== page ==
Tech Vendors, Feds Join to Share Security Information

Cisco, CSC, Microsoft, HP and Oracle are among the founders of IT alliance

Plans for the IT Information Sharing and Analysis Center (IT-ISAC) were detailed at the U.S. Department of Commerce in Washington by government officials and representatives from participating vendors such as Cisco Systems Inc., Computer Sciences Corp. (CSC), IBM, Hewlett-Packard Co., Microsoft Corp. and Oracle Corp.


The Team:

19 founding members from the hardware, software, e-commerce and security industries, including AT&T, Cisco, IBM, Intel, Microsoft and Oracle

The Mission:

Monitor and exchange information on potential and known threats and vulnerabilities to corporate and government computer systems

The Reason:

National cybersecurity is the one national security challenge that the federal government doesn’t have the expertise or the resources to combat on its own

How It Will Work:

Internet Security Systems will operate the IT-ISAC and will share warning and threat information with federal law enforcement and possibly intelligence officials, as called for

A group of 19 technology vendors last week took a long-awaited step aimed at improving data security procedures by announcing the formation of an alliance aimed at sharing information about viruses and other potential threats to corporate and government computer networks.

Their goal is to set up a secure mechanism for companies to exchange information about security vulnerabilities with one another and with government agencies.

Internet Security Systems Inc., an Atlanta-based vendor of security management software, will operate the new virtual data-sharing center under the oversight of a board of directors drawn from many of the founding companies. Other companies will be able to join the IT-ISAC initiative for $5,000 per year.

Outgoing Commerce Secretary Norman Mineta said sharing information about network intrusions, security vulnerabilities and measures that companies can take to protect their systems is one of the best ways to safeguard IT infrastructures. It also helps businesses and the government respond more rapidly to attacks, he said.

The IT-ISAC is the fourth such private-sector alliance to be formed, joining similar initiatives in the banking, electricity and telecommunications industries. The establishment of the technology industry alliance comes more than two years after the Clinton administration first urged companies to join the government in efforts to protect critical infrastructure from both physical attacks and cyberattacks.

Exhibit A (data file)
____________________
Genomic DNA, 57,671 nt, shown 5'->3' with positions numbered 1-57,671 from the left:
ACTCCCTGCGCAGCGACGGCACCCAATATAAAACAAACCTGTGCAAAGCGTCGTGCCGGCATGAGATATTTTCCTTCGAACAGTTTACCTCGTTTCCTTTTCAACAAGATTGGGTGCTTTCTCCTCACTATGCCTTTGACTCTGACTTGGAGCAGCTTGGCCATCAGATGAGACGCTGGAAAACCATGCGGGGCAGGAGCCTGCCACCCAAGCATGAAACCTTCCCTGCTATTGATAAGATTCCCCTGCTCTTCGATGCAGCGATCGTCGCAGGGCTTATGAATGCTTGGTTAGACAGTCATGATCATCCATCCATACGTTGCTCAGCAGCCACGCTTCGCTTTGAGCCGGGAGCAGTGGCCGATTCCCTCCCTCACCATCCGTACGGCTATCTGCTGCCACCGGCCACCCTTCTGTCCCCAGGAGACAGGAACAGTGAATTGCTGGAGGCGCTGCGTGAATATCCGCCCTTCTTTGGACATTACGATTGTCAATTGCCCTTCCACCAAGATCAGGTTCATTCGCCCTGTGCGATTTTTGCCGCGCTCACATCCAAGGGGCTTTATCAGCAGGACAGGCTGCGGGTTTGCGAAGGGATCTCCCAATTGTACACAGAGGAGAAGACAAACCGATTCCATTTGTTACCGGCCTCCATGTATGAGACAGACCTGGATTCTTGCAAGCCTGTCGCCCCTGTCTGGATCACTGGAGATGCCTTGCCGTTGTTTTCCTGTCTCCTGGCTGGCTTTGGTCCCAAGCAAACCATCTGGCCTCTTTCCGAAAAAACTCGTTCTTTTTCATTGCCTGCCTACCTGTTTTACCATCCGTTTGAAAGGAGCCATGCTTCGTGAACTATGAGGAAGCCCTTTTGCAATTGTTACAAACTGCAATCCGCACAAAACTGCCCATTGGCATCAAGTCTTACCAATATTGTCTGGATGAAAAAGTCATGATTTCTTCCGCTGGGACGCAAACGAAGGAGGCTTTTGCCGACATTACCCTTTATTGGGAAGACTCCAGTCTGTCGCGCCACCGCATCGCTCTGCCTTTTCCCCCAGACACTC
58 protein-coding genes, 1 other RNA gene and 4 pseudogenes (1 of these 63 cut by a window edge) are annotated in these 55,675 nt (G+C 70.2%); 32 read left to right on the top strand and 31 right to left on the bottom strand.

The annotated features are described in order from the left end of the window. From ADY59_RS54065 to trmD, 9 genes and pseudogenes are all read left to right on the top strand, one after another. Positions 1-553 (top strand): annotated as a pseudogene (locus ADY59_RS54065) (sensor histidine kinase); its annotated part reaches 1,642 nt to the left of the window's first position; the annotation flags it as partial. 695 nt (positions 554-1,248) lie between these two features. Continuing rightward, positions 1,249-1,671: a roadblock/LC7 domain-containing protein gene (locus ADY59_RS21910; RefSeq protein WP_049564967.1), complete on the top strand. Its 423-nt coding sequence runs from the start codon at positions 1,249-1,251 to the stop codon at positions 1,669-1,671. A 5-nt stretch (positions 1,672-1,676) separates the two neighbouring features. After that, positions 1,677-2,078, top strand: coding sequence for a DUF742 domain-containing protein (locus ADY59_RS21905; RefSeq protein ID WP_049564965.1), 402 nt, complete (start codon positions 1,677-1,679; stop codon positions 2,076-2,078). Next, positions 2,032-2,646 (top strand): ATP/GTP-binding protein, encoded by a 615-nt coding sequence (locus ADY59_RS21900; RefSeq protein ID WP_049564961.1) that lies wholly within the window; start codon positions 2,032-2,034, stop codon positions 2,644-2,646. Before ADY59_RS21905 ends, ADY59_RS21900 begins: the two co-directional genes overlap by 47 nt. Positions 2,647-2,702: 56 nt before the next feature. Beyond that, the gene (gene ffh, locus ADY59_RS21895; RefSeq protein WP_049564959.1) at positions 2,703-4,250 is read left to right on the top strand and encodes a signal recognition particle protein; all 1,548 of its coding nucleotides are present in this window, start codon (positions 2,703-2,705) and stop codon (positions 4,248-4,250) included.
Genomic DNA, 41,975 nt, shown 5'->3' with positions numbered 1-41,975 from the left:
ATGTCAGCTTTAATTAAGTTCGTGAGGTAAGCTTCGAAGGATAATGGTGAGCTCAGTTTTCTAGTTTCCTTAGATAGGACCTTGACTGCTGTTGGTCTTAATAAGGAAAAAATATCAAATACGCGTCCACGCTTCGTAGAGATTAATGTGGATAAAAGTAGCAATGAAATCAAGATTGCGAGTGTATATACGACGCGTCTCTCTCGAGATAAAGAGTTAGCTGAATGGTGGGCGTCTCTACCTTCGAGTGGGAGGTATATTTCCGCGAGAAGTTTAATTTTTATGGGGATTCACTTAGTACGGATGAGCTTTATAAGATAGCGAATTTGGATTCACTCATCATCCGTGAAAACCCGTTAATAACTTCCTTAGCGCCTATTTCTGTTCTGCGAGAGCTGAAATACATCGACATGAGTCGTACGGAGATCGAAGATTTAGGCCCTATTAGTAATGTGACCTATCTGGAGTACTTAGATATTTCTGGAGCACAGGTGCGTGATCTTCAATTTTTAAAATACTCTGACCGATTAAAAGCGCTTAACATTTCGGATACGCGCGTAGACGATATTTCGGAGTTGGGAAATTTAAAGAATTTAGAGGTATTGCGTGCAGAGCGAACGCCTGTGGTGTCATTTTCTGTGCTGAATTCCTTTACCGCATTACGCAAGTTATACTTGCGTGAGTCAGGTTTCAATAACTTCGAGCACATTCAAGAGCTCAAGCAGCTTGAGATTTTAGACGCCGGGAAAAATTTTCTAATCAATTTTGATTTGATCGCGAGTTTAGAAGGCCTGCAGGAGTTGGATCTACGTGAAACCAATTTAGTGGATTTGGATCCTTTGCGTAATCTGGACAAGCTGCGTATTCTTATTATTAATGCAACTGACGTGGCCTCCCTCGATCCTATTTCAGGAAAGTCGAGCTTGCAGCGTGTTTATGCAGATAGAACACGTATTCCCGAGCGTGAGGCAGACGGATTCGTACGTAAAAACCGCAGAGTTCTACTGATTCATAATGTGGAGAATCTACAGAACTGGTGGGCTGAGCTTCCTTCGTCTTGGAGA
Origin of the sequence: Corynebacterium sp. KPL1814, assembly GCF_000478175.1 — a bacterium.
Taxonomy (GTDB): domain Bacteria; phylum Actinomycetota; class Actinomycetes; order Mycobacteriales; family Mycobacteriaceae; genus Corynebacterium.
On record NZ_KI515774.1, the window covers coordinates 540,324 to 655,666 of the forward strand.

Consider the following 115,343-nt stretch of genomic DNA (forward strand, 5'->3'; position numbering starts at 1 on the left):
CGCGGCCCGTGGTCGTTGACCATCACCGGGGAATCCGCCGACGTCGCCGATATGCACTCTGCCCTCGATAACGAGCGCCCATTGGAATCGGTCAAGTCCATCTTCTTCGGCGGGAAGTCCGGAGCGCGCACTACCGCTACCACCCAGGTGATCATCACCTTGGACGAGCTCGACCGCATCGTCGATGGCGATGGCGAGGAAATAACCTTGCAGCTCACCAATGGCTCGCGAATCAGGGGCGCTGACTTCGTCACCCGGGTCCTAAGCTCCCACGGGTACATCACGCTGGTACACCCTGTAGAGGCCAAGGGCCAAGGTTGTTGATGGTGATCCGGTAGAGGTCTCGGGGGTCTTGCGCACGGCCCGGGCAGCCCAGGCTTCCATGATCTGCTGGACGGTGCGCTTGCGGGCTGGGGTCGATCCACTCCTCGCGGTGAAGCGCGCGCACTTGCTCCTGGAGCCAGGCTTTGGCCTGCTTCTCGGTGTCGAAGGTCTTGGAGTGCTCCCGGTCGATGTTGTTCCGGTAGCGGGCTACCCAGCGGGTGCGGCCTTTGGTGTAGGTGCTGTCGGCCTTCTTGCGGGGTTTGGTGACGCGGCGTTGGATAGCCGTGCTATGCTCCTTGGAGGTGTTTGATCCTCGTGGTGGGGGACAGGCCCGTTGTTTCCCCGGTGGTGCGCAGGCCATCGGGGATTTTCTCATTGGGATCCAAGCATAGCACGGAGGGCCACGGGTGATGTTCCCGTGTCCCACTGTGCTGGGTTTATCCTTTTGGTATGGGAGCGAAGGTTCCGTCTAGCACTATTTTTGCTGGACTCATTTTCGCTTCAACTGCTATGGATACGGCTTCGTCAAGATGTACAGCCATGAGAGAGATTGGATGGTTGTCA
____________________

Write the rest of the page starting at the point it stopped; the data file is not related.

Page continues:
Mineta, a former CEO of Bethesda, Md.-based Lockheed Martin Corp., called the commitment to information sharing "a very courageous thing to do" on the part of the 19 founding companies.

"The last thing that a corporate executive wants to do is share information about his own company with the competition," said Mineta, who has been nominated by George W. Bush to take over as the next secretary of transportation.

In addition to legislation that has been introduced in Congress that would make proprietary data shared by companies with the government exempt from the Freedom of Information Act, the national security community is working to develop trusted paths for exchanging sensitive and classified information.

Richard Clarke, national coordinator for security, infrastructure protection and counterterrorism at the National Security Council, said there's no reason why the government can't share classified information on cybersecurity with the IT-ISAC. The initiative is "a key element of the government's cooperation with industry," he said.

The IT-ISAC is "the first step to real change" in sharing security-related information more widely, said Tim Atkin, a security consultant at SRA International Inc. in Fairfax, Va., and a member of the federally organized National Partnership for Critical Infrastructure Protection. But, he added, the initiative's success will be measured by the number of companies that agree to participate.

Copyright © 2001 IDG Communications, Inc.

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